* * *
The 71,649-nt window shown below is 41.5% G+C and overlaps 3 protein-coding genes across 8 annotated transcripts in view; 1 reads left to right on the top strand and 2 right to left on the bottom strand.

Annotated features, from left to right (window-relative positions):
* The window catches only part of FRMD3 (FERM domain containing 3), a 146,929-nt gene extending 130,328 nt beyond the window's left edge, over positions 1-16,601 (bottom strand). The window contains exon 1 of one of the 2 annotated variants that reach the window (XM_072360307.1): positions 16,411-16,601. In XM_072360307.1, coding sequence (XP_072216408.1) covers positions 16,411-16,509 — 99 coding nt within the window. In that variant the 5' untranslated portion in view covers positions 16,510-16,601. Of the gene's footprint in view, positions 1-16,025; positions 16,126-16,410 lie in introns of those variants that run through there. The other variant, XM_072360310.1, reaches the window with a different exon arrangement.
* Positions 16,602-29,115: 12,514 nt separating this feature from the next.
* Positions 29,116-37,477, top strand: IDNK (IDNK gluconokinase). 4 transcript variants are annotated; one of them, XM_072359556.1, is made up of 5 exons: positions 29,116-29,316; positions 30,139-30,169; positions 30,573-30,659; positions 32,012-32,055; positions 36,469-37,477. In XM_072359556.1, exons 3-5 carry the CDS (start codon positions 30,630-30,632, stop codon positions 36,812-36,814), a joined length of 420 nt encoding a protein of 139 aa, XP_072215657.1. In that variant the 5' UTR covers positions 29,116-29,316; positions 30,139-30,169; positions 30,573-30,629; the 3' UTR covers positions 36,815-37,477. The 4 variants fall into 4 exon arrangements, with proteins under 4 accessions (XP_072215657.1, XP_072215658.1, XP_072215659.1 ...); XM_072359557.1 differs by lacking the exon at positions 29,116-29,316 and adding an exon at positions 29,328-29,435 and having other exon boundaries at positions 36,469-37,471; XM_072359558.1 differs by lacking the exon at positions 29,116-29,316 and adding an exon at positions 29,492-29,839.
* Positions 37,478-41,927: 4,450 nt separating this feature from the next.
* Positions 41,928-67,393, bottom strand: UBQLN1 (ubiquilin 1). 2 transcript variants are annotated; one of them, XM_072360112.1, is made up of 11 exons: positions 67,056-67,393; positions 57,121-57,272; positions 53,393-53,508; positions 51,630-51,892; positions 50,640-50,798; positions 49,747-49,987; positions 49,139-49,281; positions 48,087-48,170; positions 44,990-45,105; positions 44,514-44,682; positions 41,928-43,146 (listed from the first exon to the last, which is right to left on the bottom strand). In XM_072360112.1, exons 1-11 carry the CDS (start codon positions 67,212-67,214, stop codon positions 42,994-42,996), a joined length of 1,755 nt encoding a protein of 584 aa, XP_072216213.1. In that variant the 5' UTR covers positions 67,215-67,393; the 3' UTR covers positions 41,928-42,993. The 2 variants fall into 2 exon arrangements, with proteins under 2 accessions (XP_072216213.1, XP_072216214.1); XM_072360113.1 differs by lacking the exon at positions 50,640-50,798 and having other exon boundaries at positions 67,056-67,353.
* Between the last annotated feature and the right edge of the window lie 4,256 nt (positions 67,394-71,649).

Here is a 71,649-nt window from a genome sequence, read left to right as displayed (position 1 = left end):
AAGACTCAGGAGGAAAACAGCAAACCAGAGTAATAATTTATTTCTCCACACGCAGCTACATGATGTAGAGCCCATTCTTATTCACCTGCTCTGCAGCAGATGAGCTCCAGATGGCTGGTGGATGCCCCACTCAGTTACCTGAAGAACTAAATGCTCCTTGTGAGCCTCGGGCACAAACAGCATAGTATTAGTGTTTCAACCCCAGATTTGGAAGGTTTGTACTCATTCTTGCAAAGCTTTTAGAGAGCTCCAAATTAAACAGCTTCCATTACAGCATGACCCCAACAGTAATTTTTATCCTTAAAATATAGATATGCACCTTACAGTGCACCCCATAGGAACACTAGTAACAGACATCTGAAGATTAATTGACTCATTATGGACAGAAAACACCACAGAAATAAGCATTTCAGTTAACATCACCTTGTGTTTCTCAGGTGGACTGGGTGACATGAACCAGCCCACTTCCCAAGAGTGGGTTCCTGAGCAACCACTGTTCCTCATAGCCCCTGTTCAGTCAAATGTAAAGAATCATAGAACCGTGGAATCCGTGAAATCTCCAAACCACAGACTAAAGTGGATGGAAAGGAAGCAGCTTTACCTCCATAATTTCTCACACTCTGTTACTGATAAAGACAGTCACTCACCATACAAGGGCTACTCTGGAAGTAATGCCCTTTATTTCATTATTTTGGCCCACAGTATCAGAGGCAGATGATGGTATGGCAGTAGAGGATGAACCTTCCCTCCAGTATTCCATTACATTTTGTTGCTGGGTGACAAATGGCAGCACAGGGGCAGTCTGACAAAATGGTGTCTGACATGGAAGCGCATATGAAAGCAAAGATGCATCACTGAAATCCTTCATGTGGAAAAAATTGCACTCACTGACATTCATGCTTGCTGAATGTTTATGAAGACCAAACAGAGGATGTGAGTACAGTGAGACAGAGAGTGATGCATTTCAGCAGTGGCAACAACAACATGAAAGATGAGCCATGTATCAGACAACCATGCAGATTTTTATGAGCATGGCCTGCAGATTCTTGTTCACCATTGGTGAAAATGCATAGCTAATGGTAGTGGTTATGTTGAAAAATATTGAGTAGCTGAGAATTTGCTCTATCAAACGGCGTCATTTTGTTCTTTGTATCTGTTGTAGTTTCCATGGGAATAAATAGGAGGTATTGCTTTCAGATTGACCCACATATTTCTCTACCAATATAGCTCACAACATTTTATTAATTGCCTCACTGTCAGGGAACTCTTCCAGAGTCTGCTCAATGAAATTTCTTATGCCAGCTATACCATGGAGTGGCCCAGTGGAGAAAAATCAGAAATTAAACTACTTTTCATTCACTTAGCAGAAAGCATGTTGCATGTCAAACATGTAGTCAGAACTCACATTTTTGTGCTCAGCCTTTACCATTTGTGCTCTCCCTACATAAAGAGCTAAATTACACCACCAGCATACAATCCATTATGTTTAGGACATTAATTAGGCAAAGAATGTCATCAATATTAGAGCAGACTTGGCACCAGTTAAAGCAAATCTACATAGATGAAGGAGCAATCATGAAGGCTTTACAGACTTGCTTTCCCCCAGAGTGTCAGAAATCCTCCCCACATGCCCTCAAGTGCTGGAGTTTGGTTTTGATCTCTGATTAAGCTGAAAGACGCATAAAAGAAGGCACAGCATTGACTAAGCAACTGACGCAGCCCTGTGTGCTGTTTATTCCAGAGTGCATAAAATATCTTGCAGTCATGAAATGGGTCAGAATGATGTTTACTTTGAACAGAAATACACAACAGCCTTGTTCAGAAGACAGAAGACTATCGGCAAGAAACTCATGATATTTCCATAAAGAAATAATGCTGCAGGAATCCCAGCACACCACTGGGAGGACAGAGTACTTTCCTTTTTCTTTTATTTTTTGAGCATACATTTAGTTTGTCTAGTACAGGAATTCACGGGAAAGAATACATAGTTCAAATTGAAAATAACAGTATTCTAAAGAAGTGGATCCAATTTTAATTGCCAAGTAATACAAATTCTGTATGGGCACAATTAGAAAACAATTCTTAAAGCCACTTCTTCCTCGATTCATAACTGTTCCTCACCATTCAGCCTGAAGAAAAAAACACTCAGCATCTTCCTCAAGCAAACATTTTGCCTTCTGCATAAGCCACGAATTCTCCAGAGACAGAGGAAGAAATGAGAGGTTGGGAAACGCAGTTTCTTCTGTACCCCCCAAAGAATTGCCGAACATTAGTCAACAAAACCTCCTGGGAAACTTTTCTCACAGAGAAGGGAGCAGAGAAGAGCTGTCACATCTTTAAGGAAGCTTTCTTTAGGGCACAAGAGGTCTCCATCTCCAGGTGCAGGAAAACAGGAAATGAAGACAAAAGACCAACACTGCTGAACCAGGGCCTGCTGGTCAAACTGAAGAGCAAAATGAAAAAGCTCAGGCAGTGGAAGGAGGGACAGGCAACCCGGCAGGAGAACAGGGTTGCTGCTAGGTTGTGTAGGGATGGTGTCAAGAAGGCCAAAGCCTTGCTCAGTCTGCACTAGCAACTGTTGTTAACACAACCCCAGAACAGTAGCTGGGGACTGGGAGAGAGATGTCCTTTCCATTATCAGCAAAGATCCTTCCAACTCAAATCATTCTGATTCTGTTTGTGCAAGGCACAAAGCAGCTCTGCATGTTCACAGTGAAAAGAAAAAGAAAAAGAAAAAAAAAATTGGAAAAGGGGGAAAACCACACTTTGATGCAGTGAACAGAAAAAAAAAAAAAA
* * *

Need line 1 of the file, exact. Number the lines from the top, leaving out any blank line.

The 71,649-nt window shown below is 41.5% G+C and overlaps 3 protein-coding genes across 8 annotated transcripts in view; 1 reads left to right on the top strand and 2 right to left on the bottom strand.